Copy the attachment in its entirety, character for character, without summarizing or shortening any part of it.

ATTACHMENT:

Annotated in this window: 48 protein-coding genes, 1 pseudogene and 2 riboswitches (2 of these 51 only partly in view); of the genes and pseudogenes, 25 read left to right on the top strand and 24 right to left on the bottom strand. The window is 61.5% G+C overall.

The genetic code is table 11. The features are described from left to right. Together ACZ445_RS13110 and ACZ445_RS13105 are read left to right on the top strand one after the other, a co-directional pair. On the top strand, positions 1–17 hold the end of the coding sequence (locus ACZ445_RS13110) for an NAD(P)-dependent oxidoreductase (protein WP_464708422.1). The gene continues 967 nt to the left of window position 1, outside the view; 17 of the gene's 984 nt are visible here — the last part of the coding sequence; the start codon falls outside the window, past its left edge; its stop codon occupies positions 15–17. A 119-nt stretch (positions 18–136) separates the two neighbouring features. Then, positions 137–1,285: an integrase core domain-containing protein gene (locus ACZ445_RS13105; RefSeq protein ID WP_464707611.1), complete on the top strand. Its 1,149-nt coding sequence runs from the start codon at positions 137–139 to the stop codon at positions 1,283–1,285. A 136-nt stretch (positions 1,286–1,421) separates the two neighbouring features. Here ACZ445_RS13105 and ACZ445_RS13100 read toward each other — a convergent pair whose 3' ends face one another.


Annotated in this window: 48 protein-coding genes, 1 pseudogene and 2 riboswitches (2 of these 51 only partly in view); of the genes and pseudogenes, 25 read left to right on the top strand and 24 right to left on the bottom strand. The window is 61.5% G+C overall.

The genetic code is table 11. The features are described from left to right. Together ACZ445_RS13110 and ACZ445_RS13105 are read left to right on the top strand one after the other, a co-directional pair. On the top strand, positions 1–17 hold the end of the coding sequence (locus ACZ445_RS13110) for an NAD(P)-dependent oxidoreductase (protein WP_464708422.1). The gene continues 967 nt to the left of window position 1, outside the view; 17 of the gene's 984 nt are visible here — the last part of the coding sequence; the start codon falls outside the window, past its left edge; its stop codon occupies positions 15–17. A 119-nt stretch (positions 18–136) separates the two neighbouring features. Then, positions 137–1,285: an integrase core domain-containing protein gene (locus ACZ445_RS13105; RefSeq protein ID WP_464707611.1), complete on the top strand. Its 1,149-nt coding sequence runs from the start codon at positions 137–139 to the stop codon at positions 1,283–1,285. A 136-nt stretch (positions 1,286–1,421) separates the two neighbouring features. Here ACZ445_RS13105 and ACZ445_RS13100 read toward each other — a convergent pair whose 3' ends face one another.